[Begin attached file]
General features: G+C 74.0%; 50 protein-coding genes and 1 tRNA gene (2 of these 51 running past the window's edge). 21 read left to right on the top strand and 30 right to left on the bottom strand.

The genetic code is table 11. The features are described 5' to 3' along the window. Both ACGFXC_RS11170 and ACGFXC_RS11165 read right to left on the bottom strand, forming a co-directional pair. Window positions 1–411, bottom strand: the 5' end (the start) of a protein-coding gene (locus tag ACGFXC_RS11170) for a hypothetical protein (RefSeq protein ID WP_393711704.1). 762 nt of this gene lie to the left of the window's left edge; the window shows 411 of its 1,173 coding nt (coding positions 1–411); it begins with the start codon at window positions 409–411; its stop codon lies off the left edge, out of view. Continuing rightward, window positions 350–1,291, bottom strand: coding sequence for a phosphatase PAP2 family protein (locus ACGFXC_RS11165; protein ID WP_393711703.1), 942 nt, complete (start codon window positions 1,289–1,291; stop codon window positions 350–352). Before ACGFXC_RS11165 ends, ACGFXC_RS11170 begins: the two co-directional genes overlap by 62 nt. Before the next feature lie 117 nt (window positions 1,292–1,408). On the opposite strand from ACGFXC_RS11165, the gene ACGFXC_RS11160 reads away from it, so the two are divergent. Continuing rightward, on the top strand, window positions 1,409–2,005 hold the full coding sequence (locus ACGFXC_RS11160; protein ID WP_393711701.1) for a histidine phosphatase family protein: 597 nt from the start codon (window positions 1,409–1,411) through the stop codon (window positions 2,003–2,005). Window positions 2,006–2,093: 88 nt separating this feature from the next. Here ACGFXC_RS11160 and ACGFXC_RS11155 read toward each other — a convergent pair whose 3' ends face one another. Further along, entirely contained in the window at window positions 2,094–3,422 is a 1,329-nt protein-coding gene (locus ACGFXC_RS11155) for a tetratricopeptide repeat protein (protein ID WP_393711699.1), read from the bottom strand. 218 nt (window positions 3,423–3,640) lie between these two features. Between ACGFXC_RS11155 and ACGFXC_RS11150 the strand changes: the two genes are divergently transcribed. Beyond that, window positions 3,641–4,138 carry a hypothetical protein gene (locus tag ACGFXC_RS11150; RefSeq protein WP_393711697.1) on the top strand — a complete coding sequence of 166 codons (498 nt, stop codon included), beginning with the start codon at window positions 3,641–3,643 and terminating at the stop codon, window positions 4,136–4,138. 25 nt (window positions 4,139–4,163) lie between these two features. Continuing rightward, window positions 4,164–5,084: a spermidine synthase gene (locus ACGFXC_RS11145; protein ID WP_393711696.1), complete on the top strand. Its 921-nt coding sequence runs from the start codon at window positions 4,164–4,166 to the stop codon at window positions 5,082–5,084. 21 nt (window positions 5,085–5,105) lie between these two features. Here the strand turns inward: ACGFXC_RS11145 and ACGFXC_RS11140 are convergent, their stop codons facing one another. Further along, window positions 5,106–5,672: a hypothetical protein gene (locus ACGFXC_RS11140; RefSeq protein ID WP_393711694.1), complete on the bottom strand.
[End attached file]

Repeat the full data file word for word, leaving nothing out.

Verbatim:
General features: G+C 74.0%; 50 protein-coding genes and 1 tRNA gene (2 of these 51 running past the window's edge). 21 read left to right on the top strand and 30 right to left on the bottom strand.

The genetic code is table 11. The features are described 5' to 3' along the window. Both ACGFXC_RS11170 and ACGFXC_RS11165 read right to left on the bottom strand, forming a co-directional pair. Window positions 1–411, bottom strand: the 5' end (the start) of a protein-coding gene (locus tag ACGFXC_RS11170) for a hypothetical protein (RefSeq protein ID WP_393711704.1). 762 nt of this gene lie to the left of the window's left edge; the window shows 411 of its 1,173 coding nt (coding positions 1–411); it begins with the start codon at window positions 409–411; its stop codon lies off the left edge, out of view. Continuing rightward, window positions 350–1,291, bottom strand: coding sequence for a phosphatase PAP2 family protein (locus ACGFXC_RS11165; protein ID WP_393711703.1), 942 nt, complete (start codon window positions 1,289–1,291; stop codon window positions 350–352). Before ACGFXC_RS11165 ends, ACGFXC_RS11170 begins: the two co-directional genes overlap by 62 nt. Before the next feature lie 117 nt (window positions 1,292–1,408). On the opposite strand from ACGFXC_RS11165, the gene ACGFXC_RS11160 reads away from it, so the two are divergent. Continuing rightward, on the top strand, window positions 1,409–2,005 hold the full coding sequence (locus ACGFXC_RS11160; protein ID WP_393711701.1) for a histidine phosphatase family protein: 597 nt from the start codon (window positions 1,409–1,411) through the stop codon (window positions 2,003–2,005). Window positions 2,006–2,093: 88 nt separating this feature from the next. Here ACGFXC_RS11160 and ACGFXC_RS11155 read toward each other — a convergent pair whose 3' ends face one another. Further along, entirely contained in the window at window positions 2,094–3,422 is a 1,329-nt protein-coding gene (locus ACGFXC_RS11155) for a tetratricopeptide repeat protein (protein ID WP_393711699.1), read from the bottom strand. 218 nt (window positions 3,423–3,640) lie between these two features. Between ACGFXC_RS11155 and ACGFXC_RS11150 the strand changes: the two genes are divergently transcribed. Beyond that, window positions 3,641–4,138 carry a hypothetical protein gene (locus tag ACGFXC_RS11150; RefSeq protein WP_393711697.1) on the top strand — a complete coding sequence of 166 codons (498 nt, stop codon included), beginning with the start codon at window positions 3,641–3,643 and terminating at the stop codon, window positions 4,136–4,138. 25 nt (window positions 4,139–4,163) lie between these two features. Continuing rightward, window positions 4,164–5,084: a spermidine synthase gene (locus ACGFXC_RS11145; protein ID WP_393711696.1), complete on the top strand. Its 921-nt coding sequence runs from the start codon at window positions 4,164–4,166 to the stop codon at window positions 5,082–5,084. 21 nt (window positions 5,085–5,105) lie between these two features. Here the strand turns inward: ACGFXC_RS11145 and ACGFXC_RS11140 are convergent, their stop codons facing one another. Further along, window positions 5,106–5,672: a hypothetical protein gene (locus ACGFXC_RS11140; RefSeq protein ID WP_393711694.1), complete on the bottom strand.